Thoughts on Sellars, Art, and Language

February 16, 2015

[W]ith concerns Art, I think it is important to criticize the notion of the given, following Sellars’ thoughts in this manner. For Sellars, roughly put, the given is anything which can act as a directly known foundation for our thought — in Art this often takes the form of our experience of the artwork, and it is usually considered that this immediate experience of the artwork provides us with a type of knowing that can be received without and beyond any conceptual mediation. We can trace this mistake at least as far back as Greenberg and his misreading of Kant — that the critical task of Art is to categorically strip itself of anything that is not unique to its own enterprise. For Greenberg, this meant the stripping of Art’s disciplinary and conceptual dimensions in favor of a pure perception. This mistake is looked over by later generations of critics — Krauss, for example, carries it through, while simply loosening Greenberg’s categorical restrictions on the development of medium specificity, and considers the dimensions of space and time as the pertinent fields of development. As Duchamp is later championed in the cannon, all determinate restrictions are dropped in favor a general name of Art — such that anything which is nominated as Art simply becomes Art.

Nonetheless, all the unreconstructed experience of the artwork, as experience, largely remains untouched through these developments – resulting in a privatized and subjective discourse for art, in which the relative apprehensions of art fundamentally speak past one-another, since there is no overarching means of connecting the disparate discourses, and the immediacy of experience is not-translatable into language, which would be considered a conceptual impoverishment of the unique and immediate experience of the subject. In this world where no common measure of value can be discerned by the discourse of art itself, the value of money comes to substitute for aesthetic value, since it is the sole universally recognizable value.

So, following Sellars’ critique of the given, where he argues that all experience is invariably freighted with conceptual content — for while, in principle, perception and conception can be held to be distinct, in practice we cannot have experience without conceptual content, for without it, we would not be able to distinguish between the various objects of our experience (and it is quite likely that this cognitive processing even happens on a level below our conscious experience of it). So, if I see a red, triangular thing – I cannot make this distinction without the concepts ‘red’ and ‘triangular’, and furthermore, cannot even have those concepts without a whole battery of related concepts regarding colors and shapes.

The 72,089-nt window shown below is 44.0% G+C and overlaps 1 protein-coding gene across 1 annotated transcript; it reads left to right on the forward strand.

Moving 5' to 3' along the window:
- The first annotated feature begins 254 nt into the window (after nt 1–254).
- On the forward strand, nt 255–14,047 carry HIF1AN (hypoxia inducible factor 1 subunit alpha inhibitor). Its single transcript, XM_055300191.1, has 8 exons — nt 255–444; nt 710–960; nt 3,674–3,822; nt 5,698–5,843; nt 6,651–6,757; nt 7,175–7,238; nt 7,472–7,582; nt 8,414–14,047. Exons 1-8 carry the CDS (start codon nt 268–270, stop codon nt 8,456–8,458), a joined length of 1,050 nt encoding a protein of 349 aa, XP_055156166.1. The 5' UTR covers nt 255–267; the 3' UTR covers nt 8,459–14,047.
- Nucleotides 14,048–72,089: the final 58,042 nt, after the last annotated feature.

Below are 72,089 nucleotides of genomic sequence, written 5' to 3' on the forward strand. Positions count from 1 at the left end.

If then, artworks do not provide some unique and immediate perceptual access to the truth about the world, which is often considered their epistemically privileged position, and they are in fact completely synthetic constructions, relying both upon their perceptual and conceptual effects, I think the next step is to highlight the conceptual dimension which has been obscured by the historical discourse, and in fact recognize their role as language entry and exits. Once we have placed them within the world of language, and furthermore, recognize the communal nature of language, it is a matter of revising the discourse of Art — of building a criteria which recognizes the commitments we make in the kinds of language statements we produce, and submitting them to the reciprocal process of reason

Of course – there is much more that needs to be said than this, re: the Archimedean point of the Peircish Scientific Image and Art’s abductive role to play in this, but its something I’m still working on, and I think relates to the specific form of language that is Art.